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I worked nights in a bakery for my first job - 10pm - 4am. Got told I'd got the job at 3 in the afternoon the day I was supposed to start. 'Better to go to bed then hadn't I?' I said.

The first week was hard - didn't know whether I was coming or going. Body will soon get used to it though. Don't forget to factor in some time to relax after you finish. You'll be tired, but not sleepy. You don't come after a 9-5 and go straight to bed do you?

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I work 12 hour nights. On the day of the first night, I get up at around 6 in the morning. That's my normal time all the time anyway, even on holidays or days off. I then go back to bed from about 2 til 5 in the afternoon. I work 8 til 8, and get home at around 9 in the morning. I am in bed by half nine, and try to sleep til four, but this doesn't always work.. Don't be fooled by thinking you feel wide awake when you get home. Get to bed as early as you can.

Daytime sleep is never as good as at night. Make the room as dark as you can. Not so bad at this time of year now, but temperature can be a problem in the summer. I use ear plugs all the time now for sleeping. Started off doing it when I was on nights, and now do it day or night time.

I tend not to eat very much at work on nights. All I have with me tonight for example, is some fruit. Years ago, I used to have a big meal in a canteen at around 3 am, but it's no good for you. I eat a normal meal before I go to work, and have cereal in the morning when I get home.

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Do an all nighter before you start.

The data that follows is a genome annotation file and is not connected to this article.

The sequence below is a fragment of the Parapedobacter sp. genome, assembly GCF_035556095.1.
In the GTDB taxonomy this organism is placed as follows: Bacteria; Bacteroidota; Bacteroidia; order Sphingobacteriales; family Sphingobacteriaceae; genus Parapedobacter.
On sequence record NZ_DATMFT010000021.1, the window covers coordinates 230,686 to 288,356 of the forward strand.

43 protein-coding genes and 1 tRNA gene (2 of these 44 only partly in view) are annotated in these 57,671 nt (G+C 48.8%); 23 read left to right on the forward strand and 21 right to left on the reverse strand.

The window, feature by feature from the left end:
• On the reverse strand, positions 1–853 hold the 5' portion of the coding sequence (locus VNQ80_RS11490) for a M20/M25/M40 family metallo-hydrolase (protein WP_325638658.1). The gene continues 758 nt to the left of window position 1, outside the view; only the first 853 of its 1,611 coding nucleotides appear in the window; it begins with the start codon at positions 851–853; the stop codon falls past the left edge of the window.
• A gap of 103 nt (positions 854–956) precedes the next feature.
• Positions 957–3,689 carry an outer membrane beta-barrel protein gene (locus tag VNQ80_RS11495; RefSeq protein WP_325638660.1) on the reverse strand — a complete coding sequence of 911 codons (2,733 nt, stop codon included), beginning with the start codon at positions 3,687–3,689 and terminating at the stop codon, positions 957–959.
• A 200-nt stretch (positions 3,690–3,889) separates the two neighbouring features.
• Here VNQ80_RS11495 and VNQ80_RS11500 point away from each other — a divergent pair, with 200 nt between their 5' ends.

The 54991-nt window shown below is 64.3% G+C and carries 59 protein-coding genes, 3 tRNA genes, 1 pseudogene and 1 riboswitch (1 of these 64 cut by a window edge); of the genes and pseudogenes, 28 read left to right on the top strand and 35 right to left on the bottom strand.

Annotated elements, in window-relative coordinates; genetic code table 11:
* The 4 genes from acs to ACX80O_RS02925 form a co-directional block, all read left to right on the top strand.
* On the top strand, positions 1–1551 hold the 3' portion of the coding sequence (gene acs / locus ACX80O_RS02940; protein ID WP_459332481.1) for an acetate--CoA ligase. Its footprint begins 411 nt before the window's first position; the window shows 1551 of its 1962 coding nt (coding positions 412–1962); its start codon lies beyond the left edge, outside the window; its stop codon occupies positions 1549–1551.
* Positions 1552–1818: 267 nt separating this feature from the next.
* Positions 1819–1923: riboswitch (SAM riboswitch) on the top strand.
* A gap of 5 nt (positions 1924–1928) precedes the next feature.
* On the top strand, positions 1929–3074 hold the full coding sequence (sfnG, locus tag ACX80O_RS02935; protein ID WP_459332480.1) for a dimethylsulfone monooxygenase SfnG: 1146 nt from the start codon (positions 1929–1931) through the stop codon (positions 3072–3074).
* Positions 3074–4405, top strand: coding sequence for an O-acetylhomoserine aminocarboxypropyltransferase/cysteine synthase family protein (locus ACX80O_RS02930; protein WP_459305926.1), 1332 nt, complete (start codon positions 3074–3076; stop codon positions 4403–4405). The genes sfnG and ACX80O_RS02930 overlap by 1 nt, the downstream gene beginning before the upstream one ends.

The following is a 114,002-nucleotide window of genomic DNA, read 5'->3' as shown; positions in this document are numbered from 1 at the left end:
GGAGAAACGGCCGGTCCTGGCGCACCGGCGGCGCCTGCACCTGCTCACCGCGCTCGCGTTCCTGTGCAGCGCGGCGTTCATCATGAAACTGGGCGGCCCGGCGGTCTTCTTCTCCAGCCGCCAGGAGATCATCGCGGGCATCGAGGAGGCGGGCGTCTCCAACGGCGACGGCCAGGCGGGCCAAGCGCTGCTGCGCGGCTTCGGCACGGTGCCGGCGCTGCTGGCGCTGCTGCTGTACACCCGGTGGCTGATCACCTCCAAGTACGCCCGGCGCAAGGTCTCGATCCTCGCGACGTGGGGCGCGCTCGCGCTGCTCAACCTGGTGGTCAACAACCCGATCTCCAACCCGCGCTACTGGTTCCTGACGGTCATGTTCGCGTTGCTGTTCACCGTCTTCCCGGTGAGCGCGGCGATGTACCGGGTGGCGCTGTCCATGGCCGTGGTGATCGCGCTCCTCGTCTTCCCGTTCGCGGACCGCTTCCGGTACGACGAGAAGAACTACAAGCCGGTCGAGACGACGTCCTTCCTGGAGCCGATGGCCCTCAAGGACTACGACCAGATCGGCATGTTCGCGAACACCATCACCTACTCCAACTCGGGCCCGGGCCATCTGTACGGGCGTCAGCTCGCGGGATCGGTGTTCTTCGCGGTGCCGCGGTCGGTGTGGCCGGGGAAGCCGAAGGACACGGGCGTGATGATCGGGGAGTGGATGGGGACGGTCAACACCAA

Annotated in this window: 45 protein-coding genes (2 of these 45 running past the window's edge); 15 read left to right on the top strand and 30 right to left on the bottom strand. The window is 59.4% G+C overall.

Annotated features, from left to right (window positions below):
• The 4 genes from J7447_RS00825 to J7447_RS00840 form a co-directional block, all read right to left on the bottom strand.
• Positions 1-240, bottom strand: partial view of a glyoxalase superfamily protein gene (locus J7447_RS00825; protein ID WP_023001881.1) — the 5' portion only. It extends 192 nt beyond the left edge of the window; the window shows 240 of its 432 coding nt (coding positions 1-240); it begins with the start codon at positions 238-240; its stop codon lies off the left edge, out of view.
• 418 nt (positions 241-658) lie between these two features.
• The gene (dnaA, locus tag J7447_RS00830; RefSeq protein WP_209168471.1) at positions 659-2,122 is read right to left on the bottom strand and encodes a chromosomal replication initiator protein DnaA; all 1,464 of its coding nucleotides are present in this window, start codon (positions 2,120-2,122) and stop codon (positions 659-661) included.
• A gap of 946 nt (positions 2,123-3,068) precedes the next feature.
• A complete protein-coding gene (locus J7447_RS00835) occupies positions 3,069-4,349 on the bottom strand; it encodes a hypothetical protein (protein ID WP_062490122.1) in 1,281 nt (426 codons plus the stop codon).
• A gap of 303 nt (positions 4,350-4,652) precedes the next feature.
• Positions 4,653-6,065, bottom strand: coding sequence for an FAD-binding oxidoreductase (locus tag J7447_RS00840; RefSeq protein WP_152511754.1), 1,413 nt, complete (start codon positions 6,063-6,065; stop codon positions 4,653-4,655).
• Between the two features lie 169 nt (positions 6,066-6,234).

That way you'll sleep through the day, wake up in the early evening and be bright as a button by 10 pm.

That would be tonight, so my main plan including the above advice is to stay awake, get some ear plugs and black out blinds

then one point everyone agrees on is have cereal when you get back home and stay awake a few hours like one would normally.

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, then one point everyone agrees on is have cereal when you get back home and stay awake a few hours like one would normally.

Not everyone ! I go to bed as early as I can. Most of the people working with me do the same. Often I don't feel I need to go straight to bed, but once head hits the pillow, out like a light.

Everyone has their own routine I guess. What I do, works for me, and I have been working nights now every other week for 30 years. ;)

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I've been working shifts for the past 15 years.

Firstly I need to know what pattern you are working. Is it continuous nights, 8 or 12 hour, four on four off?

Some shift patterns are easier to deal with than others. I work a rotating pattern doing 12 hour days and nights, 18:30 -0 6:45.

What works for me is to eat as closely as possible to normal meal times as possible regardless of which shift I'm on. I avoid eating after 23:00 totally and try not to eat after 21:00.

Try not to let your sleep times drift when on night shift. Like Uptherams I go straight to bed when I get in, 07:00, and try to get up no later than 14:00. I do not use alarms, I will sleep as long as I need but once awake I get up immediately. If you start going to bed later you will sleep longer into the day making it harder to re-adjust to days after the working week.

Have a good healthy meal around 16:30 on work days.

Keep busy at work, if not an active job take regular walks in the fresh air.

Drink tea not coffee and neither, in my case, after 04:00.

Make an occasion out of breaks and if possible have group breaks, play cards, have a laugh. It gives you something to work towards and breaks the night up into manageable chunks.

The most important thing is self-discipline. It is very easy to become a slob when working shifts.

Best of luck

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I did a lot of night shifts about 10 years back, 15 hours at a time. The first night just get up a bit late and keep going.

Eyedrops are more use than caffeine. Your eyes start to close and make you nod off when they are dry - so keep them out of draughts - especially air curtains.

Eat sensibly, when you are hungry. Eat when you logically should if you aren't hungry - sometimes its difficult to tell if you are totally knackered from being up for a while or from not having eaten enough.

Be sure you are safe to drive in the morning if you need to...